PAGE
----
The indictment of Paul Manafort last month revealed that the former Trump campaign chairman placed $5.4 million in wire transfers to a Hamptons home renovation company. But why — what could that company have really done to Manafort’s Bridgehampton home and other properties that would necessitate such an enormous sum?
It’s raising questions about where all that money really ended up.
A Bloomberg investigation likely identified the company referred to as “Vendor A” in Special Counsel Robert Mueller’s court filings as SP & C Home Improvement, which has performed work on Manafort’s Hamptons and Brooklyn homes. Permits obtained by Bloomberg show the estimated cost of work for the Hamptons home was only $687,000, while renovations at the Brooklyn townhouse at 377 Union Street were estimated to be just $528,000.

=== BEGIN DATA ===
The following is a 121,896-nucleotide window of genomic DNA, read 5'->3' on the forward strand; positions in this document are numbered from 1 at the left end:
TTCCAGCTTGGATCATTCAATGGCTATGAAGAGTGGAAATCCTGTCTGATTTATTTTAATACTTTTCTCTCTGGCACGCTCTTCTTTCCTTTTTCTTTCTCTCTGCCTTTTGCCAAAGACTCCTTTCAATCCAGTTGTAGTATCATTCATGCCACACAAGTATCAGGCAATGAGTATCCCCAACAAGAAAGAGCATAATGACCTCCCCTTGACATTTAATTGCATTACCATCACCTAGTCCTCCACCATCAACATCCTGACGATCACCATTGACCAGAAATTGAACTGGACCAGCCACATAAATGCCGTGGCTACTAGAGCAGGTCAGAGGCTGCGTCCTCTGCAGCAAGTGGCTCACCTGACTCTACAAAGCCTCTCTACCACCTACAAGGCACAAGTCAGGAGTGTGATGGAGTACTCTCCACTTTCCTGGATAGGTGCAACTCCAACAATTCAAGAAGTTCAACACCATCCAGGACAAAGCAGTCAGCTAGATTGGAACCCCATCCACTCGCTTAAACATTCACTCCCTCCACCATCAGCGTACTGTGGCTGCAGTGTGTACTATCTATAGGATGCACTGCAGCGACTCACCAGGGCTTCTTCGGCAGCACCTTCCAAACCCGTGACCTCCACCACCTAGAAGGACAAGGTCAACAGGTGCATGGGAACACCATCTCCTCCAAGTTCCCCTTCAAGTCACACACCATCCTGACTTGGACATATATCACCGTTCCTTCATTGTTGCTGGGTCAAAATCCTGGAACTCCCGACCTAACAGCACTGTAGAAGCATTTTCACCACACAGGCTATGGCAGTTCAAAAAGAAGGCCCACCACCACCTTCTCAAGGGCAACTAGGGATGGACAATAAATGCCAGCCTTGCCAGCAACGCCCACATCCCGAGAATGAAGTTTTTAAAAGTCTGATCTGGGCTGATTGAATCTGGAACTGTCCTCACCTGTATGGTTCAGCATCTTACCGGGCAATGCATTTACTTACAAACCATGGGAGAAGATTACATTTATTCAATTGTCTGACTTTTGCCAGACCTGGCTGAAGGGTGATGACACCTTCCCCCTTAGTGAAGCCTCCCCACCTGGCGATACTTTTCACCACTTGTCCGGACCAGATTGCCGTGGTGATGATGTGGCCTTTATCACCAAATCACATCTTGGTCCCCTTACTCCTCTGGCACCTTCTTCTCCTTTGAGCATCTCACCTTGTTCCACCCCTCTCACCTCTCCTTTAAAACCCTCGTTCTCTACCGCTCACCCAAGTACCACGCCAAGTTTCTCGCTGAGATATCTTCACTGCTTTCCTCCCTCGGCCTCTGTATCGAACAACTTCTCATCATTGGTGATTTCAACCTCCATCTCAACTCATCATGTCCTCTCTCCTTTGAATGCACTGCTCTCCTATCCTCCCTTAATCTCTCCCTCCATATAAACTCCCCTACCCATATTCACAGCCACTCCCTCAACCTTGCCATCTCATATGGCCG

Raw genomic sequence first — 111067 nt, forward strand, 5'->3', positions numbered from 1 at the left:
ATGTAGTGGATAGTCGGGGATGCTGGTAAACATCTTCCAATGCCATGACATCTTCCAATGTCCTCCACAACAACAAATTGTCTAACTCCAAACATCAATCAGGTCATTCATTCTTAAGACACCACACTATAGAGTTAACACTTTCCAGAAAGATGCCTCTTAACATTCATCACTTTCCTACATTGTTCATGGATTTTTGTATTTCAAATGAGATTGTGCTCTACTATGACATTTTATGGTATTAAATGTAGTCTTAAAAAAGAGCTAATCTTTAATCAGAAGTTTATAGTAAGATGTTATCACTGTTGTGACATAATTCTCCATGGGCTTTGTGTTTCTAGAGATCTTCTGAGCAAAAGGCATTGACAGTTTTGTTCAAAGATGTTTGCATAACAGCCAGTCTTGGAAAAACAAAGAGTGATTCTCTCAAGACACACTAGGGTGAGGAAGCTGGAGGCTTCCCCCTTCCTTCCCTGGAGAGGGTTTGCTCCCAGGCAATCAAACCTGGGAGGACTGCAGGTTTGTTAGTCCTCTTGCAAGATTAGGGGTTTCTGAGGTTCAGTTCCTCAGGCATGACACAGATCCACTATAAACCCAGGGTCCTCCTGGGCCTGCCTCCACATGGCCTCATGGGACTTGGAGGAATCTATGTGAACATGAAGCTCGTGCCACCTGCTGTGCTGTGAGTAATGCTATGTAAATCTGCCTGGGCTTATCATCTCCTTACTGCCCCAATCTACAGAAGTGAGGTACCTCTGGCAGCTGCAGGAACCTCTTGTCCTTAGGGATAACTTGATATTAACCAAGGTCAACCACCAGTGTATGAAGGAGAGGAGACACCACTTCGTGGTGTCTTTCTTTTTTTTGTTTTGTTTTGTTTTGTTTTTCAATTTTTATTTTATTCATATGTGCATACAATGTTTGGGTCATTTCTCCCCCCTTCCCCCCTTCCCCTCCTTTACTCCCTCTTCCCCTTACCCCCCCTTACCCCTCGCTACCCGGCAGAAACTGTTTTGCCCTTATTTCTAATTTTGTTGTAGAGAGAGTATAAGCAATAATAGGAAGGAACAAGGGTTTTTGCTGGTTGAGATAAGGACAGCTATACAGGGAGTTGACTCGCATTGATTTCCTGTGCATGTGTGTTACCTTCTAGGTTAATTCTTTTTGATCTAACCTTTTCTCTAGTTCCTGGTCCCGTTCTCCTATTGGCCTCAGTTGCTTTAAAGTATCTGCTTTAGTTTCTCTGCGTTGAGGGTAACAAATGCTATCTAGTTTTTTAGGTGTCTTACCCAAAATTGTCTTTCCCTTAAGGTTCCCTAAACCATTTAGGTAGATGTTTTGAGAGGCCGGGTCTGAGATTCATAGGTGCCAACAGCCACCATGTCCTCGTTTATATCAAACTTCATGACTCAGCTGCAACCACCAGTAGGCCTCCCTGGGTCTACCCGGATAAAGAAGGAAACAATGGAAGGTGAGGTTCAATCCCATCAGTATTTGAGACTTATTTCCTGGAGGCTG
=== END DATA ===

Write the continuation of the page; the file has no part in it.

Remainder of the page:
In all, that’s more than $4 million below what Manafort paid “Vendor A,” according to indictment papers. A pattern also emerged across all of Manafort’s allegedly tainted payments: the numbers always end perfectly with a zero (i.e. $6,500, $75,000 or $375,000), which is common in money laundering, experts told Bloomberg.
“[I]t would be surprising if all payments for materials ended in round-dollar figures,” said Ross Delston, a Washington attorney with experience in money laundering litigation.
The report identified similar discrepancies at Manafort’s home in Florida, but noted permit records cannot be considered perfect accounts of the final cost of improvements.
Manafort was accused of lying to federal authorities about his political consulting work in Ukraine, as well as hiding offshore accounts and laundering millions of dollars. State and local authorities are also investigating Manafort’s real estate transactions. Several of his real estate assets are subject to forfeiture upon conviction.
[Bloomberg] — Will Parker